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Movie Review: Does 'Black Panther' live up to the hype?

Pearl Boshomane Tsotetsi and Tymon Smith weigh in on Marvel's new superhero blockbuster

11 February 2018 - 00:00 By Pearl Boshomane Tsotetsi and Tymon Smith
Lupita Nyong'o is flanked by Danai Gurira and Florence Kasumba, who are the Dora Milaje, the king's special forces in 'Black Panther'.
Lupita Nyong'o is flanked by Danai Gurira and Florence Kasumba, who are the Dora Milaje, the king's special forces in 'Black Panther'.
Image: Supplied


It's unfair to expect someone to review a movie less than 24 hours after seeing it, because there's so much to unpack and process. But that's the position we've put ourselves in as media, isn't it? We have to be the first to do it, or at the very least one of the first. So, here we are.

Set in the fictional African nation of Wakanda - a secretly resource-rich, technologically advanced, as-yet-to-be-colonised African Utopia - Black Panther is more than a superhero movie. Yes, it has cool tech, great stunts, epic fight scenes, bulletproof catsuits, fast cars, good v evil, etcetera. But it also features sociopolitical commentary in varying degrees of explicitness - would it really be a 2018 movie if it didn't flash its "woke" card once in a while?

One of the smartest decisions Marvel did was get Ryan Coogler (Fruitvale Station, Creed) on board to direct it. Because his previous films had a lot of heart (and nuance - particularly Fruitvale), he doesn't need to bury Black Panther in explosions and car chases. He tries to focus as much on the character development and back story as he does on the cool stuff that makes superhero movies superhero movies.

The main storyline picks up after T'Challa (aka Black Panther, played by the really good Chadwick Boseman) becomes king of Wakanda following his father's death in Captain America: Civil War. He goes back home for his coronation and to rule and stuff, but of course he faces some challenges and betrayals. You know, the usual. Every hero needs to be broken before being set up for a climactic return that makes both the audience and the other characters lose their minds.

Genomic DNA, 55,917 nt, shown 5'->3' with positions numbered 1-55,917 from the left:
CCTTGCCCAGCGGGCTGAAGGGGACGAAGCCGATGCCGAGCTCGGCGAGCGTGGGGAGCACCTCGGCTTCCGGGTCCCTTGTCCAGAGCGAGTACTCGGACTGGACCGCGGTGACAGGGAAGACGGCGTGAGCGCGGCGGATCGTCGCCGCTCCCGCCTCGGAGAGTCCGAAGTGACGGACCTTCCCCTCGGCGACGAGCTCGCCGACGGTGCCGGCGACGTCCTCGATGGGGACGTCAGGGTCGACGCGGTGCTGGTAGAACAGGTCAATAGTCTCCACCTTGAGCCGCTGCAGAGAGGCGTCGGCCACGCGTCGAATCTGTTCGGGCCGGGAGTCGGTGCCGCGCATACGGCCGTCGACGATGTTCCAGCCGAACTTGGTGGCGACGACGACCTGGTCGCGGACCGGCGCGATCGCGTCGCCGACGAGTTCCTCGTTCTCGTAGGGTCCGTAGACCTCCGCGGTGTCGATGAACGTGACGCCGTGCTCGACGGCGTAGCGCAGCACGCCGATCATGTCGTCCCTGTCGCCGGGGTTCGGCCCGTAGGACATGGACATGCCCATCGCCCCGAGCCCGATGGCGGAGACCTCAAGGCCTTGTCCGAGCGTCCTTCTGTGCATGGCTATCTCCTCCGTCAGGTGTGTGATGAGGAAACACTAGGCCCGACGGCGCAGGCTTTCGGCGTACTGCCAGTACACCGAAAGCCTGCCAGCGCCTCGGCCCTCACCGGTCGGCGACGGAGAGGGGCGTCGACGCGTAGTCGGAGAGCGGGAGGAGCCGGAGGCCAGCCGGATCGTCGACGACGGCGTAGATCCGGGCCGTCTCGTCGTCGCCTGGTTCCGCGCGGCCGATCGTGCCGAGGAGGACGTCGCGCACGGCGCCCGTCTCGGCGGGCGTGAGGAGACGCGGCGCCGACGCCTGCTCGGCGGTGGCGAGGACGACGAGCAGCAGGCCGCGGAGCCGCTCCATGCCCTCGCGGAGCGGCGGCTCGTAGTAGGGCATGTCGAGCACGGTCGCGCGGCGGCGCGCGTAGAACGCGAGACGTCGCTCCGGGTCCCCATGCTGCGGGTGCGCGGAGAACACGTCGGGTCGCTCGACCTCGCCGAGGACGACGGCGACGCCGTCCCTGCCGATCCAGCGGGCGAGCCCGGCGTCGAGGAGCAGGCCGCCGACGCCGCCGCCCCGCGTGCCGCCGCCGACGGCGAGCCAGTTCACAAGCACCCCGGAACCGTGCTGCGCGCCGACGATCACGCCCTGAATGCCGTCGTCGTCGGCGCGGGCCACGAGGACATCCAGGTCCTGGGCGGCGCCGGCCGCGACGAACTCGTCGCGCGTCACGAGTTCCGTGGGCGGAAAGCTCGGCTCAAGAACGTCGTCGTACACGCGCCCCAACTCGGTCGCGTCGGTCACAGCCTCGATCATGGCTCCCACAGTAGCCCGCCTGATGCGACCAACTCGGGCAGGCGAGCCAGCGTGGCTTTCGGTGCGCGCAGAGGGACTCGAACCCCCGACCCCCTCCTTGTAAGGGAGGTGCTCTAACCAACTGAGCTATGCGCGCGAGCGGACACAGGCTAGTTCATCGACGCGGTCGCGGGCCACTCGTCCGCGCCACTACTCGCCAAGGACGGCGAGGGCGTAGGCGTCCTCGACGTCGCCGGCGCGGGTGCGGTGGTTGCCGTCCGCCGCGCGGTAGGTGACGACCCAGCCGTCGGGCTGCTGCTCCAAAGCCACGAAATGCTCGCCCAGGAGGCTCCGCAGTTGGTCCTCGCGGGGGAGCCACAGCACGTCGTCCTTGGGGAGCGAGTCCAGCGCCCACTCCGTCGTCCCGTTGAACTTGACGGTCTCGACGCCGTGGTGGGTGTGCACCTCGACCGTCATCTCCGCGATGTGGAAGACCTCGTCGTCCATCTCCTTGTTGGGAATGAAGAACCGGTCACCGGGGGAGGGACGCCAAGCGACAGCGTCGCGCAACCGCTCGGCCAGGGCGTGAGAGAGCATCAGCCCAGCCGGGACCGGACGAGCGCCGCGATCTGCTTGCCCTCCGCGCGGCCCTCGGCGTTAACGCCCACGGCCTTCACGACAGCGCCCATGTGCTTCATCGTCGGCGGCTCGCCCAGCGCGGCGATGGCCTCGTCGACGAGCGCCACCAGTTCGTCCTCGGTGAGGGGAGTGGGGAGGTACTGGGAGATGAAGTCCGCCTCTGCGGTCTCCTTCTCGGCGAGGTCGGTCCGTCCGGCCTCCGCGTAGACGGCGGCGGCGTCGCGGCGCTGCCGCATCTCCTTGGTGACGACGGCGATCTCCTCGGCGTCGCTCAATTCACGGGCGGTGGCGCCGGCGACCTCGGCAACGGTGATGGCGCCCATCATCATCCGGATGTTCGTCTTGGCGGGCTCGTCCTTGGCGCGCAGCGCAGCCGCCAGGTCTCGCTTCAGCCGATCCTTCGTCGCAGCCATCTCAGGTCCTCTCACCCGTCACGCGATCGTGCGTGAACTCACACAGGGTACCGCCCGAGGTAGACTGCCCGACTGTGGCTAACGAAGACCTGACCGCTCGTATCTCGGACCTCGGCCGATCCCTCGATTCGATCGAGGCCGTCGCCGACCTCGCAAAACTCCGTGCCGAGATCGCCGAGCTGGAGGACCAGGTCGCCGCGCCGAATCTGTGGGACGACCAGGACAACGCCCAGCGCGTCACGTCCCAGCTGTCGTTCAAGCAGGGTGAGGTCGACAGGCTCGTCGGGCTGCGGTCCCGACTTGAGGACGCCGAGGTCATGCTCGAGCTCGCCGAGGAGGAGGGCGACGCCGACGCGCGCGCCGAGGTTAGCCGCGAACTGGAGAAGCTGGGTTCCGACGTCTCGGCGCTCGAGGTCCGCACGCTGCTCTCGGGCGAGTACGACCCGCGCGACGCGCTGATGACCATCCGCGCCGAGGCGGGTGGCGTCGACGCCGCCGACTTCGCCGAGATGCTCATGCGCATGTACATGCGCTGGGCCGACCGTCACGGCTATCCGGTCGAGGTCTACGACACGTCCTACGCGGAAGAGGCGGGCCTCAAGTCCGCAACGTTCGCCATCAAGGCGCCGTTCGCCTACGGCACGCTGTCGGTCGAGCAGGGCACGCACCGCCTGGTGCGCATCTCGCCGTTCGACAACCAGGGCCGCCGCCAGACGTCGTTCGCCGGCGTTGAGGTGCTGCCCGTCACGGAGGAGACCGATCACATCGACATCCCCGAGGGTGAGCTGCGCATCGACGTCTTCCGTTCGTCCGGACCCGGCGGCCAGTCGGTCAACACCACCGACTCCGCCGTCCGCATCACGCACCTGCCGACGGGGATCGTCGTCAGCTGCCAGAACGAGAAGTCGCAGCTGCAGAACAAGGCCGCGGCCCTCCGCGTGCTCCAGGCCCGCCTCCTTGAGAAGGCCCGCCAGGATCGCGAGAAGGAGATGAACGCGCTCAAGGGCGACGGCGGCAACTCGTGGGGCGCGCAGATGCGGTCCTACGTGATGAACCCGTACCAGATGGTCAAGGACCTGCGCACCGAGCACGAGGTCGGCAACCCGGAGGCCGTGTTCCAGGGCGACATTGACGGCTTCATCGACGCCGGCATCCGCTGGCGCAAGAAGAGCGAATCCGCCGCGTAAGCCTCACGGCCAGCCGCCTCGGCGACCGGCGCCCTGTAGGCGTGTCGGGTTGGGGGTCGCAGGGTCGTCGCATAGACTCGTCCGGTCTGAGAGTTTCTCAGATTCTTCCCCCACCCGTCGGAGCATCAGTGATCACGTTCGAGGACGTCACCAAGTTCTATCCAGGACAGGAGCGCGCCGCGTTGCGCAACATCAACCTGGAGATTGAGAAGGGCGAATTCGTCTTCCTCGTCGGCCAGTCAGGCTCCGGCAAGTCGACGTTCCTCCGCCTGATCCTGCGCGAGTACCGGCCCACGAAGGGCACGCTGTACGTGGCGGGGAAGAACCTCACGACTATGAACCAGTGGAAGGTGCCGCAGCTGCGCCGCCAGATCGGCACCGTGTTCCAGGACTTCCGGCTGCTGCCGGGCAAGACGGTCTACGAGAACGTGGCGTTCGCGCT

WATCH | The trailer for Black Panther

The soundtrack is great. The wardrobe is dope (even though it might as well be a collage of every African culture outfit one can find through a Google image search). The women are goddesses (seriously, how does one sign up to join the Dora Milaje, Wakanda's special forces?).

The accents are atrocious (aside from Andy Serkis's evil white South African accent). The Xhosa is hilariously bad, though the cast gets a B+ for effort (and yes, Wakanda is supposed to be in West Africa and Xhosa is unlike anything in West Africa - but at least it's a real language).

Some of Black Panther is reminiscent of The Lion King. Maybe even The Dark Knight. So it's not entirely original (is anything, these days?) but it's a well-executed, smart and entertaining two-hour ride.

Marvel's yet to produce a bad movie - and the fact that this is one of the finest to date says a lot. Watch it more than once.


Since his brilliant, angry and relevant 2013 debut Fruitvale Station - a dramatisation of the last hours of police-shooting victim Oscar Grant III - director Ryan Coogler has moved skilfully up the Hollywood ladder while remaining true to his commitment to put black American lives and political concerns firmly on the agenda. Most recently he reinvigorated the Rocky franchise with Creed.

It's no surprise then that Coogler has taken on the Afrofuturist, politically charged universe of Marvel's first black hero, the Black Panther, king of the isolated but powerful domain of Wakanda whose power is based on a natural resource that's preciously guarded and allows its people to develop superior technology.

The king is forcefully supported in his ventures into the real world to stop would-be smugglers and threats to the kingdom by a formidably powerful variety of strong Wakandan women.

Using the traditional superhero story of a hero striving to fight against both injustice and his personal demons, Coogler and co-writer Joe Robert Cole carve as complex a consideration of broader political issues around race, gender and leadership as has yet been seen within the Marvel Comics universe.

Chad Boseman as Black Panther.
Chad Boseman as Black Panther.
Image: Supplied

While it's sometimes a little on the nose and heavy-handed, Black Panther is easily the strongest entry into the genre in ages and it manages to say something meaningful and relevant in an age when so much time is spent on the meaningless and irrelevant tweetings of a certain deranged megalomaniac. In a more reasonable era, perhaps it would be easier to take the film to task for some of the heavy-handedness of its messaging, but this is not a reasonable era and when it comes to questions of race, has there ever been one?

There are also debates to be had about the way in which, while it's refreshing to see an inclusive and positive consideration of Africa in a major blockbuster, the conversation and interpretation of the continent are still reflected through a lens which moves from the outside in. The score by Swedish composer Ludwig Göransson is particularly guilty of this, ending up far too Lion King when it should be more Sun Ra.

There are of course the obligatory annoying Marvel regulars such as the Stan Lee cameo and the slightly over-long final action sequence but overall Coogler and his stellar cast have injected some much-needed real-world thoughtfulness into a genre that's tended for far too long to emphasise easy bombastic thrills to make quick box-office bucks.